Thinking Hard About Hunting

onhuntingI myself am a hunter. But Matthew Scully’s recent dissent on hunting reminded me just how juvenile some politically correct folks are. For one thing, it doesn’t necessarily follow that, simply because Al Gore or Barbra Streisand despises something, that something is worthy of commendation. It often works out that way, I know, but it is unbecoming of a rational creature to let the Gores and Streisands of the world define virtue, even negatively.

Second, Mr. Scully’s essay was only partly an attack on hunting. Its deeper objection was to what he called the “smug insensibility” of “the Imperial Self, armed and dangerous,” of “man the all-conquering consumer facing the universe with limitless entitlements.” Hunting-bear hunting in particular- seemed to Mr. Scully to exemplify that “distinctively modern mix of sentimentality and ruthlessness” that has given us the yuppie, with his limitless self-regard, his burden of liberal pieties, his biting intolerance of all who disagree with him.

There is a lot to what Mr. Scully has to say. The question-as some of the critical letters elicited by his essay suggest-is whether hunting really deserves the obloquy he marshals against it.

One way of putting this is to ask: Whom would you trust in an emergency? Al Gore? Barbra Streisand? The yuppies who love them? Or the chap down the road who hunts on weekends? I know what I would say.

A fuller answer is contained in On Hunting, a short, charming, and deeply considered discussion of hunting to hounds (a sport very different, to be sure, from bear hunting) by the English philosopher Roger Scruton. There are three categories of people who should read this book: those who hunt; those who think they hate hunting; and those who don’t care about hunting one way or the other but whose feeling for nature has not been entirely eclipsed by the incursions of urban life. You know who you are.

Mr. Scruton’s book is part autobiography, part philosophical rumination, part polemic. The gist of the book is encapsulated in the very first sentence: “My life divides into three parts. In the first I was wretched; in the second ill at ease; in the third hunting.” The rest of the autobiography explains why. The philosophical part of On Hunting revolves around a question that is also at the center of Mr. Scully’s reflections: namely, what is man’s proper place in the order of nature? Whatever disagreements they may have about hunting, what finally places Messrs. Scruton and Scully on the same side in this debate are the fundamental convictions: that there is such a thing as an “order of nature”; that it makes sense to speak of man’s “proper” place within that order. It is our task to decide whether hunting counts as a violation of that propriety.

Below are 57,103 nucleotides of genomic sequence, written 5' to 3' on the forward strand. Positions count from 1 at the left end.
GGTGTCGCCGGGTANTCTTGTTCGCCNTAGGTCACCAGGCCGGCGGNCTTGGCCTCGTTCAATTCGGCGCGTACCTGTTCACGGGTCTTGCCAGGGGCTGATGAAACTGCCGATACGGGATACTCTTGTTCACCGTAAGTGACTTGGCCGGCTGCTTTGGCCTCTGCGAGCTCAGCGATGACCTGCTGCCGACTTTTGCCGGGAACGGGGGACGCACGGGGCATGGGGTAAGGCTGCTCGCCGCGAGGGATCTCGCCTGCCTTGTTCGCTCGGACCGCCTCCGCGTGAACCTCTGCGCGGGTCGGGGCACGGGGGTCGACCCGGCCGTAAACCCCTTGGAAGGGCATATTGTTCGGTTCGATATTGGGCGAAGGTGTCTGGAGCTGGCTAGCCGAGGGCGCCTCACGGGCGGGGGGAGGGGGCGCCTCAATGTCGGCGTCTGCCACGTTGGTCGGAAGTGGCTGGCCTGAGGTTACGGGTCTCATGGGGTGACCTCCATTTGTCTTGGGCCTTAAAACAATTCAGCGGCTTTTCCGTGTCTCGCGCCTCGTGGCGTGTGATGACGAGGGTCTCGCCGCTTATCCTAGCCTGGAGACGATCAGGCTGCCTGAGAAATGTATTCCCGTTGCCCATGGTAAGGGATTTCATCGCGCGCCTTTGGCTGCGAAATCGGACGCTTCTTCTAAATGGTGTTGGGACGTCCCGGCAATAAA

This brings us to the polemical part of Mr. Scruton’s book, which is directed primarily against those who seek to criminalize hunting in Britain. The essence of his argument occurs in the last dozen or so pages. “Animals,” he observes, “are not moral beings; they have neither rights nor duties, they are not sovereign over their own lives, and they can commit no crimes.” We do not arraign lions for murder or apprehend magpies for theft. Indeed, “to treat animals as moral beings is to mistreat them-it is to make demands which they could not satisfy, since they cannot understand them as demands.” Mr. Scruton is quick to add that “it does not follow, however, that we can treat animals as we wish.” The demands of morality involve pity and compassion as well as duty, and there can be, he argues, no justification for gratuitous cruelty to animals.

Is hunting a form of cruelty to animals? Mr. Scruton distinguishes rather sharply between fox hunting, where the hounds-natural predators of foxes-do the killing, and other sorts of hunting. (“Shooting and angling,” he says, “seem too much like hubris, swaggering displays of prowess made possible by mere machinery.”) About hunting to hounds, at any rate, he makes a convincing argument that the fox is “better served by hunting than by any other form of cull, and that all rival practices expose him to far more suffering.” It follows that hunting is “not just permissible . . . but morally right.”

I suspect that Mr. Scruton’s arguments about hunting to hounds could be extended to many, perhaps most, forms of hunting. The real enemy-as Mr. Scully implies and Mr. Scruton argues outright-is sentimentality: emotion that is counterfeited in the face of a moral void. “I admit that the English sentimentality over animals is rather endearing,” Mr. Scruton writes. “But it is also a vice. Animals cannot answer back. They cannot puncture our illusions. They allow us complete freedom to invent their feelings for them, to project into their innocent eyes a fantasy world in which we are the heroes, and to lay our phony passions before them without fear of moral rebuke. They are the easy option for the emotionally deprived.”

Whatever one’s attitude toward hunting, it is difficult not to be moved by Mr. Scruton’s book. This is because it is about much more than hunting. Or, as Mr. Scruton would perhaps prefer to put it, it is because hunting is about much more than hunting. It is about our rights and duties in a world where respect and reverence seem increasingly atavistic.

Mr. Scruton observes that “the suicide of nations begins” when “sentimentality prevails over sense.” He extols hunting partly because it is an antidote to sentimentality, partly because, properly pursued, it aids in the renewal of that humility before nature whose loss Mr. Scully lamented.

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